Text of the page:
The bottom line - no matter how hard I try to have good tuning, there will be a percentage of the population who will cry out at my "terrible tuning".  And they are right.  Luckily, the other percentage of the population and I won't hear it.

(It's all relative though, I have been known in the past to very politely and with great tact mention to players on youtube that perhaps their guitar was a bit out of tune.  For me to notice - that's got to be a long way out of tune.  With that said, my ear for pitch is now a lot better than it used to be.)

JAW

Sunday, 15 September 2013

What's happening September 2013

I ran another poll a month or two ago, this time I asked "If Jawmunji made a product it would have to be..." Here are the results, from 37 responses:

54% a music DVD of songs with interesting booklet, tab data and other cool stuff
27% an instructional DVD, c'mon man!
10% an Audio CD of songs with an interesting insert
8%  just high quality 99c downloadable mp3s

There weren't nearly as many voters I would normally have for a monthly poll, less than half. Either the traffic to the site was down, it was a boring question, or a Jawmunji product is not really called for. But hey, I liked the results! A video DVD with cool stuff appeals to me the most and it was the most voted. It would be a large amount of work, but not as large amount of work as an instructional DVD. I didn't mind the idea of an Audio CD, but, they seem to have passed their use-by date. Thanks for confirming the 99c downloadable mp3s though - I don't like that either. One song might be a cash cow for an artist, but the amount of art you are buying might be the tip of the iceberg from that artist. They might have so much to offer, good stuff you'd enjoy, but all you did was download "the most popular song".  Buy the album!

I'm still working away a lot - 2 weeks on site, 1 week in Perth. While in Perth I get the weekends off and only work a 40 hour week, but up here on site I work a 12 hour day 7 days a week. Sure, all my meals are catered for in the mess, my room is regularly cleaned, all I do is work...but I get weary. Hence I haven't been doing as much writing to you as I thought. I'm still playing the '74 Yammy a heap, it's just not "productive" playing. Generally I will sit and just play my regular tunes, most nights with the lads over a few beers. I've done a little bit of working out new tunes - in the pipe I've got "Without You", "Lean On Me", "Bright Side of Life", "Something So Strong", "Bad Moon Rising" all basically ready to record. But I'm not recording while I'm here, and when I'm back in Perth I don't set aside the time to do it either.

Someone commented last month "you should do a Tame Impala cover"...and I youtubed a song of theirs or two, discovered they are a local band, and my favourite genre - psychedelic rock.  Closest sound would be early Beatles and Pink Floyd.  I enjoyed them so much I bought the album and I have listened to it a lot.  I might cover "Only Going Backwards" or "Mind Mischief" to pay homage, it would be lost on 99% of my listeners, so it would have to be a quick and easy cover.  But alongside Dark Side of the Moon (I listen to it about once or twice a month, to keep inspired...as well as "Dub Side of the Moon") it is what I'm listening to.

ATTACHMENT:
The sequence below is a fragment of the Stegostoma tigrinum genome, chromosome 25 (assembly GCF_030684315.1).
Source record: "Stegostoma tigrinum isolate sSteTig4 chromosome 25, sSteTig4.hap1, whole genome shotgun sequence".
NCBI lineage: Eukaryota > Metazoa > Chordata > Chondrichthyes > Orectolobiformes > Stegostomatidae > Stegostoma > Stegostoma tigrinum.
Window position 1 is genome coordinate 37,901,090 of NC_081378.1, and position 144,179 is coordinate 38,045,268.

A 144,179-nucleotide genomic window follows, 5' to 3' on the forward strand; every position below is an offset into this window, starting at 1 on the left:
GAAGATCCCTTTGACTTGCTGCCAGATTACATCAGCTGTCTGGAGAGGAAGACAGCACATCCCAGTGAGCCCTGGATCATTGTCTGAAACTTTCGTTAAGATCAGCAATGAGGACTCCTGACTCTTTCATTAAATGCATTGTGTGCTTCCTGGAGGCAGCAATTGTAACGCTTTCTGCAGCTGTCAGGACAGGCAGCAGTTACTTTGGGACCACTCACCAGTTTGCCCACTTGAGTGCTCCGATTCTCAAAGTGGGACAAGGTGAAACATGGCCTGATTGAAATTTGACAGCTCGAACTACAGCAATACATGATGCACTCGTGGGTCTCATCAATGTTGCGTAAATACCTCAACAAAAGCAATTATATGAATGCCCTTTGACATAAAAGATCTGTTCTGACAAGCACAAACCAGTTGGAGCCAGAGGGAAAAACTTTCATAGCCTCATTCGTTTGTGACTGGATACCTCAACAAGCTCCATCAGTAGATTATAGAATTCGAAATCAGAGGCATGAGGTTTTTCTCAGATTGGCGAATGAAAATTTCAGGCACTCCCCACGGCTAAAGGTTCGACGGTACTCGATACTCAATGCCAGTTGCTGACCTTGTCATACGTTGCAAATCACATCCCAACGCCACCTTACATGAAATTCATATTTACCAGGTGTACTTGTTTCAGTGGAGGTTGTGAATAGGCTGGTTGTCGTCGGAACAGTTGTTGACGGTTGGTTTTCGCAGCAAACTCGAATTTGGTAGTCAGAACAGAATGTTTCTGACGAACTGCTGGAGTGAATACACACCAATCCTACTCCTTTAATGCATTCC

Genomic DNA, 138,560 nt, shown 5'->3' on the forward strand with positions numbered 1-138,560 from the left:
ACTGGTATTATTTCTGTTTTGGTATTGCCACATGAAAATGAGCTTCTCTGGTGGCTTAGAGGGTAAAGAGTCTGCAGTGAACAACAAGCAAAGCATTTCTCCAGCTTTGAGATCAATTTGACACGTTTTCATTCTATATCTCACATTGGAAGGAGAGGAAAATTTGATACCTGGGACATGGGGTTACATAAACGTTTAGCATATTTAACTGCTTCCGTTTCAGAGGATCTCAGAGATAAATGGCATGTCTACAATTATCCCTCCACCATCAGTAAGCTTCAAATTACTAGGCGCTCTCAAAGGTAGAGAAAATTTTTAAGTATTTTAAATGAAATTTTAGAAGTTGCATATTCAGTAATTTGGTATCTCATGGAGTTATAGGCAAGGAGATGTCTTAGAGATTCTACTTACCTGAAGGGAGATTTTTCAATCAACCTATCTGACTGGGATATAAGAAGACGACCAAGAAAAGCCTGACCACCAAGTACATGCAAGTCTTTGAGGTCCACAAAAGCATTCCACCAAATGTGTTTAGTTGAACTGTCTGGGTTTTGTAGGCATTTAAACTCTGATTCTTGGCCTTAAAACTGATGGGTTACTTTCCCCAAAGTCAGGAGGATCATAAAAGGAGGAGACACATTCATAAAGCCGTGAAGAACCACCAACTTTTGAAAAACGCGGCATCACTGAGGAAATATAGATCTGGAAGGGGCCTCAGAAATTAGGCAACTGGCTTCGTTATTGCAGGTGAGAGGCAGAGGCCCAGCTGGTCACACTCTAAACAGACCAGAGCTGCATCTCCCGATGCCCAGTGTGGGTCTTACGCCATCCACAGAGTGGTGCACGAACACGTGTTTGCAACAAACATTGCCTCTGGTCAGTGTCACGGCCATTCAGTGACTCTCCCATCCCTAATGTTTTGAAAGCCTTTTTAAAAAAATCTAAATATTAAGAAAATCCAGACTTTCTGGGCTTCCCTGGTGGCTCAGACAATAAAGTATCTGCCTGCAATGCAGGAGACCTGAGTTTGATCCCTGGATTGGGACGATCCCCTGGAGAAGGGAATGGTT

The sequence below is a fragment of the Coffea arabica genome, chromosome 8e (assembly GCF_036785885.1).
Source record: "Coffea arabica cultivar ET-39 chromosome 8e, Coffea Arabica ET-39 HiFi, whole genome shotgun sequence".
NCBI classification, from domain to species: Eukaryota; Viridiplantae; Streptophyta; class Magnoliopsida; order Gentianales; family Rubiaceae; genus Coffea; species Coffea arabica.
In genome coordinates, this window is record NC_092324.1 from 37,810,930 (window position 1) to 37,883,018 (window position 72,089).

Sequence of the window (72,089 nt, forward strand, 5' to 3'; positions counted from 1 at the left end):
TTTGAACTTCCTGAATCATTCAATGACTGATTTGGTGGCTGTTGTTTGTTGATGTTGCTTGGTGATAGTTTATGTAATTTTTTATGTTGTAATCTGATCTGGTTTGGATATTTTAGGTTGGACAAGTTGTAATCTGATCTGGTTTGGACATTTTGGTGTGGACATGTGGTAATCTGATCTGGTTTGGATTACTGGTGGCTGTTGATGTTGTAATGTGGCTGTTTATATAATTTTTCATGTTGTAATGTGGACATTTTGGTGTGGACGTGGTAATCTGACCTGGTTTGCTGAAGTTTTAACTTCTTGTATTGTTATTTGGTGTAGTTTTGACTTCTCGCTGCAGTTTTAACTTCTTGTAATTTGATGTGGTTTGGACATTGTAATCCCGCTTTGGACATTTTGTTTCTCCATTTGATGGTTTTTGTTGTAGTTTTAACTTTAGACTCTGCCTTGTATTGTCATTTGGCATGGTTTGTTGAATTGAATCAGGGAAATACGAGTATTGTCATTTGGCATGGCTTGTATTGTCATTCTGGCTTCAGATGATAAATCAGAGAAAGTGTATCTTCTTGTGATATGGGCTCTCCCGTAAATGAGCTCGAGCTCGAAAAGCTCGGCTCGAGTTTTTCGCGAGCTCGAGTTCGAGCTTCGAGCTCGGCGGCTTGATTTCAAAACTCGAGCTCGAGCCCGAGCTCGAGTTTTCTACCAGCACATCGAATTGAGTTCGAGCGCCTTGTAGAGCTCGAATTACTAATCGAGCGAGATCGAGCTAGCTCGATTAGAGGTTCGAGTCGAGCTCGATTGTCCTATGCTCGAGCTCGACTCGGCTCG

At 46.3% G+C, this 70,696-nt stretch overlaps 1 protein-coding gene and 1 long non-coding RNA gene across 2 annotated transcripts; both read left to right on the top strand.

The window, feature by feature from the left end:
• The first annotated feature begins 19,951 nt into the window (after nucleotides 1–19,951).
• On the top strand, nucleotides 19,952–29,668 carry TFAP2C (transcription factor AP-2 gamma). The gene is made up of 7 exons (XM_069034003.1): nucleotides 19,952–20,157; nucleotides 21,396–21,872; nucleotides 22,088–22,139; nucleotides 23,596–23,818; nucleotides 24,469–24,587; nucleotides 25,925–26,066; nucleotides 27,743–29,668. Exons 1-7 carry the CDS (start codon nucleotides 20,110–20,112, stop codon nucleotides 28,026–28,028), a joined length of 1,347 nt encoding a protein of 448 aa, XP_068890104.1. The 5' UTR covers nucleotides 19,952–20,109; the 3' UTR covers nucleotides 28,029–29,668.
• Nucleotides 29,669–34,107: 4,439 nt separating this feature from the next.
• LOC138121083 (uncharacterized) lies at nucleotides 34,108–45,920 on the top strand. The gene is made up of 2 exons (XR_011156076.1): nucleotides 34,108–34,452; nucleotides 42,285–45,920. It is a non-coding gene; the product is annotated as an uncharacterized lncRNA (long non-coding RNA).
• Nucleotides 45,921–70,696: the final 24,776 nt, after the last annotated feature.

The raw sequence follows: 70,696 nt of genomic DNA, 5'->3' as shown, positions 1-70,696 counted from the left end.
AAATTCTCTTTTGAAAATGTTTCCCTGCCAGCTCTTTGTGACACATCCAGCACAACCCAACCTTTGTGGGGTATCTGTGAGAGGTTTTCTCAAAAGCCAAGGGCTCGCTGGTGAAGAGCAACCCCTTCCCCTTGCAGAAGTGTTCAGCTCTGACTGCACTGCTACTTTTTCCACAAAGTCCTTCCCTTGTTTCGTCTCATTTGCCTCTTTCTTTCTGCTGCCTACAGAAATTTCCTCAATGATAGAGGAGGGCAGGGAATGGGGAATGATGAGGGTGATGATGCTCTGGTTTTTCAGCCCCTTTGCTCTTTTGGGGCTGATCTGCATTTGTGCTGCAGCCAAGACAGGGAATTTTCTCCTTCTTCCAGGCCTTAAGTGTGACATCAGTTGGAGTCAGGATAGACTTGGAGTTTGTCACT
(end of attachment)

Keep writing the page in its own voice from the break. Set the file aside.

In fact, what do I listen to?  Kinda nothing.  I'm totally out of touch with modern music, and I don't feel the need to constantly relive the past either.  I'm not a headphones-all-day sort of guy, it just makes me further deaf. I do listen for 70's and 80's music if I'm driving somewhere, songs that I might be able to cover, and I do listen to other fingerstyle guitarist covers, but I'm just not a regular listener.  Does that sound strange?  It does seem a bit rude of me to not pay attention to new music!

Well a quiet What's Happening this time, I do have some stuff in the bag waiting, I just need to get some long term rest so it can come out in flying colours :)

JAW

Thursday, 15 August 2013

How have you kept playing guitar for so long?

A good question.  Although it doesn't surprise me when beginners give up playing guitar (another topic), it does surprise me that players who play well, and have done for a long time, give up.  Does it come down to character traits - applicable to more than just playing the guitar - commitment, and persistence?  I think it is more than just that.

There are many things in life that people will do passionately and they won't enjoy it in the slightest, it will be hard work, expensive, painful, but they carry on.  Why?  The satisfaction of completing something challenging.  Doing something not because it is easy, but because it is hard.  There's your commitment and persistence right there.  But hey, those guys who did play for ten years and then stopped, they must have had the commitment and persistence to get that far, right?

Habit.  Ah but aren't we all just creatures of habit?  Once you form a habit, it's hard to break it.  If you have a habit of playing the guitar, then you basically never stop.  And yet, they still do.

Priorities.  For sure, as life progresses you travel through different phases.  Some things are very important, then they aren't so important.  Apparently it takes six weeks to form a habit.  Well, when priorities change, it only takes six weeks to un-form a habit.